Steely Dan and A Life’s Work? Wha?
A while back I was chatting with a friend about A Life’s Work and I said music influenced it, and all my work, in a big way. My friend asked me to elaborate and I couldn’t really articulate it at the time, but here’s an example of what I mean, with apologies to those of you who can’t stomach Steely Dan. (I do understand why some folks hate this band, I really do.)
In May I stumbled upon a TV show called Classic Albums and watched an episode devoted to Steely Dan’s Aja album. (My relationship with Steely Dan has been tumultuous: loved them in the 70s, hated them in the 80s, 90s, 00s, appreciate them now.) When it came time to talk about the guitar solo in Peg, my ears perked up. The studio solo by Jay Graydon is possibly my favorite rock and roll-fusion-jazz-whatever 26-seconds of guitar ever put down on vinyl. I would have said that no matter what decade I was in.
I went online to find out more about the solo and came across this intriguing montage on YouTube. It features five Peg solos, the original and four versions done by four guitarists who played the song live with Steely Dan. They’ve always worked with exceptionally talented musicians, and this clip is further proof of that.
[Sadly, the video has been taken down. No matter, the post is still relevant. And here is the Krantz solo.]
Depending on how big a guitar geek you are, there can be a lot to discuss here. But I want to focus on how much each solo diverges from the original.
Why this focus?
When we see a pop act perform live, we expect them to play the songs close to the recorded versions. We don’t expect radical reinterpretations. This is a broad assumption, I know, but run with me on this. (This does not apply to jazz, blues, and gospel, where reinterpretation and improvisation are expected.)
Let’s use a handy-dandy scale. Let’s say 1 is an exact reproduction of Graydon’s studio solo, 2 contains a lot of elements (i.e., the phrasing, the rhythm, the glissando, the scale runs, the string bends) of the studio solo, 3 contains some of the elements of the studio solo, 4 contains a few elements of the studio solo, and 5 is a completely different solo. Again, I’m just rating how different they are from the studio recording; these numbers do not refer to quality, nor how much I like or dislike them.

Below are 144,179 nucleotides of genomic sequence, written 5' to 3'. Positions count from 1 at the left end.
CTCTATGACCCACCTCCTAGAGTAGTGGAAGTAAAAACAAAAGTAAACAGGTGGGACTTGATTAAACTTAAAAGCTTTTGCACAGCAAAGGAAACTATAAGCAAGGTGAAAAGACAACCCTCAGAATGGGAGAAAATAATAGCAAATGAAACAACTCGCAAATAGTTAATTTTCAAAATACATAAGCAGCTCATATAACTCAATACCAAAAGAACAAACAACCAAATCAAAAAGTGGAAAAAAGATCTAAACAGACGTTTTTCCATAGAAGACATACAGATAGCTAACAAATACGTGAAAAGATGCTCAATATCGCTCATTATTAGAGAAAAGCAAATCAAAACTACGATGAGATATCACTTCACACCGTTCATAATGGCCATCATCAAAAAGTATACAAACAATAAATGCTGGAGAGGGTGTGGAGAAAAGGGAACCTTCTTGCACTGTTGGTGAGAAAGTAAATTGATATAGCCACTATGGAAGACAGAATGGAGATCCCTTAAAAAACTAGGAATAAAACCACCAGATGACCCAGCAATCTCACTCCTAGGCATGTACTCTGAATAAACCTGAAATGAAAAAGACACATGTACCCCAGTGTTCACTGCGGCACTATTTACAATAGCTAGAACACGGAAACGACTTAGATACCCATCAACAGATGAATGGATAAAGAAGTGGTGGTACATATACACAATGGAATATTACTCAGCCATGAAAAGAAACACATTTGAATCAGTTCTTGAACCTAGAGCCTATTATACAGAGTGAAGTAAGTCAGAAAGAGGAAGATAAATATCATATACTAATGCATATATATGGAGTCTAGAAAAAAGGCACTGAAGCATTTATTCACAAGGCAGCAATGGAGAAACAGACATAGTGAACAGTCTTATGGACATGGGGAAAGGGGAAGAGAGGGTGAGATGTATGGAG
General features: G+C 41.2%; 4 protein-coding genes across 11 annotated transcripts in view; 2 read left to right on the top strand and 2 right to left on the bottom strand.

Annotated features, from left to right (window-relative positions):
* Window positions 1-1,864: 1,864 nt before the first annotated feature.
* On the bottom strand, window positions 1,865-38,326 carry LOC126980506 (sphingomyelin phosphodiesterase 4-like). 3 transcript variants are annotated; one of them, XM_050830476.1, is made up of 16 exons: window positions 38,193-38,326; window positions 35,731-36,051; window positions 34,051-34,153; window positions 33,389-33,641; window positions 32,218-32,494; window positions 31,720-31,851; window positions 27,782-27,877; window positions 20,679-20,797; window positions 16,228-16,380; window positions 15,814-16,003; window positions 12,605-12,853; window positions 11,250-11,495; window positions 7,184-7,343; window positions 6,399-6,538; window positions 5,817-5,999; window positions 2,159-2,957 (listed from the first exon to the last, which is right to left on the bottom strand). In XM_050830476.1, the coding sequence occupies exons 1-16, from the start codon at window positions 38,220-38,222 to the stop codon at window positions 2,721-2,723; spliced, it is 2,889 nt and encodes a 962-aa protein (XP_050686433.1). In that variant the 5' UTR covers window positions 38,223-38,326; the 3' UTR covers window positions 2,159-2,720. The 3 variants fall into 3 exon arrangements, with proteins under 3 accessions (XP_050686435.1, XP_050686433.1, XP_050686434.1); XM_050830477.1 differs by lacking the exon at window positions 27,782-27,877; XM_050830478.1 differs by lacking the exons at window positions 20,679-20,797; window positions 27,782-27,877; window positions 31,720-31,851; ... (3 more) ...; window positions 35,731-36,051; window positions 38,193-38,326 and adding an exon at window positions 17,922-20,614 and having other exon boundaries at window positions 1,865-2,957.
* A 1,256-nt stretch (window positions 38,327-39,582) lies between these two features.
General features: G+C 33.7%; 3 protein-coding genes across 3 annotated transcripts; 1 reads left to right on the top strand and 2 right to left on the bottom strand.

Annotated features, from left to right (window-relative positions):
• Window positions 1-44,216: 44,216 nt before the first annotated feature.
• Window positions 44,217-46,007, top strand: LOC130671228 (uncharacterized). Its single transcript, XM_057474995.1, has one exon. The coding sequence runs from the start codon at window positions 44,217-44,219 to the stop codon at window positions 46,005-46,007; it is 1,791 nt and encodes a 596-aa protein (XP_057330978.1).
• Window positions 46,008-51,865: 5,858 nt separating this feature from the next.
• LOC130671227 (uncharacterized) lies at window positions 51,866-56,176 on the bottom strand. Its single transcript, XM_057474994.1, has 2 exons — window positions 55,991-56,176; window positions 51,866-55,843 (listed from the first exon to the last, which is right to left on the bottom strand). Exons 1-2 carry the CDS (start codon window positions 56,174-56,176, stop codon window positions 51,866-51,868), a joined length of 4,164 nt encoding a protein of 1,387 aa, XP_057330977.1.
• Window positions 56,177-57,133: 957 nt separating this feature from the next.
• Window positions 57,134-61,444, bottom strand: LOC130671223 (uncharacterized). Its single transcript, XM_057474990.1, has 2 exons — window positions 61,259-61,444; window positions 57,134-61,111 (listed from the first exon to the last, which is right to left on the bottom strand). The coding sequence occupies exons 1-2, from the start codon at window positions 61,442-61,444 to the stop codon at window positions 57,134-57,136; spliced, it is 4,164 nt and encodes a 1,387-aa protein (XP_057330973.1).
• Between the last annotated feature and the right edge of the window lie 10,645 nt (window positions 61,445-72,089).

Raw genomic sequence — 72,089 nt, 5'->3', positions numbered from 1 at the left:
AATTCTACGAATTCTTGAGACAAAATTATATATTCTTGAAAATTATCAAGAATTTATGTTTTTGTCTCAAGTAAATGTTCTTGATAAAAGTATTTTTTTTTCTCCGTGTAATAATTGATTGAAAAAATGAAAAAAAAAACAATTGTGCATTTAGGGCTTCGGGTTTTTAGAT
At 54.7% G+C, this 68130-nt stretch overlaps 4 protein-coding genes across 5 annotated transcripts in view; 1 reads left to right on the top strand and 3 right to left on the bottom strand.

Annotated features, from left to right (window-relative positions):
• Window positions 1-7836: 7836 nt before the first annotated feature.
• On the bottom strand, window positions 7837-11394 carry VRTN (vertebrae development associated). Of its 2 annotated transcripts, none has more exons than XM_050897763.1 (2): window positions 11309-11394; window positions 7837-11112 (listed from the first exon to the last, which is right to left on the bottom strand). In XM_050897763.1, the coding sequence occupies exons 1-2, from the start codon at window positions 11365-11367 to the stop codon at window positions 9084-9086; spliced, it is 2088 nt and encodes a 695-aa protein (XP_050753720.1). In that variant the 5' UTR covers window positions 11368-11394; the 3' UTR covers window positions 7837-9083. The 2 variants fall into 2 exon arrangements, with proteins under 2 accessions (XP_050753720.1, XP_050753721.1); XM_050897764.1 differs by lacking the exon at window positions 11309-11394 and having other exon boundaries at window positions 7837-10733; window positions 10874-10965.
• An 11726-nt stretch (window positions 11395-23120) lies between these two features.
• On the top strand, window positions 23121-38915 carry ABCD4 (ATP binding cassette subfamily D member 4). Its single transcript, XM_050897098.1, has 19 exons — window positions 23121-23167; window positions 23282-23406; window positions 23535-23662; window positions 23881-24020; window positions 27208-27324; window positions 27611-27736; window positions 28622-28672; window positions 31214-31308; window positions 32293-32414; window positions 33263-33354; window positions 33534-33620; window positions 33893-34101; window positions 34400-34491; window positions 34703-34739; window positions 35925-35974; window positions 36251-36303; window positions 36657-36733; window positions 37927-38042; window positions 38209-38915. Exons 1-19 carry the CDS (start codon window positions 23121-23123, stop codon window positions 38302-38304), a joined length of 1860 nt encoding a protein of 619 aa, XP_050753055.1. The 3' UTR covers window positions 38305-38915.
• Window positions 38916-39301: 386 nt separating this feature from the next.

I give Drew Zingg a 4, Georg Wadenius a 2, Wayne Krantz a number completely off the charts, something like a 99, and Jon Herington a 3.
When I first heard the solo from planet Krantz, I was very startled and couldn’t imagine it in the context of the song. I suspect there are several reasons why he might have played the solo the way he did — perhaps Krantz is an iconoclast and needed to destroy this very iconic guitar solo before he could make it his own, or maybe he simply did not want to be a slave to Graydon’s work, or perhaps he wanted to buck the listeners expectations, give them something radical. It’s sonic in a way that would fit in a free-jazz freak-out tune, but it’s strange sounding in the fusioney world that Steely Dan inhabits. It’s a bit experimental.
So, how do these solos influence A Life’s Work? Well, it gets me thinking about how far out there to go with the film. With a “commercial” film, you don’t want the viewer to be “taken out” of the film, whereas this is often what experimental films deliberately do. There are many commercial documentaries and many experimental documentaries. Applying the Peg solo scale, 1 being a commercial documentary and 5 being an experimental one, I’d say I would like A Life’s Work to be somewhere around a 3.
As the edit continues, I must continually ask, how far out is too far out? I don’t want to lose people, but I don’t want to lull(aby) them with the same old song, either. I’m not looking to redefine the documentary, but I wouldn’t mind challenging some of its conventions. In my fantasy world, A Life’s Work starts off in familiar documentary waters and gradually, imperceptibly, takes the audience to some more challenging seas, perhaps to a place where the shoreline is a little foreign, or maybe not visible at all. And how will the edit takes us to these seas? Good question.
As I see it, there are two main challenges: 1: Keeping in mind that my comfort level for strange waters is higher than most people’s comfort level. 2. Keeping my eyes fresh so that the strange does not become commonplace. If I edit with eyes accustomed to strangeness, I fear I’ll drift further and further into stranger and stranger waters until both the viewer and I are lost in a fog without compass or sextant.
Okay, no more nautical imagery in this post.
When I come across something like the Peg solos, it crystallizes these questions for me. And that is one way that music influences A Life’s Work, Rachel C.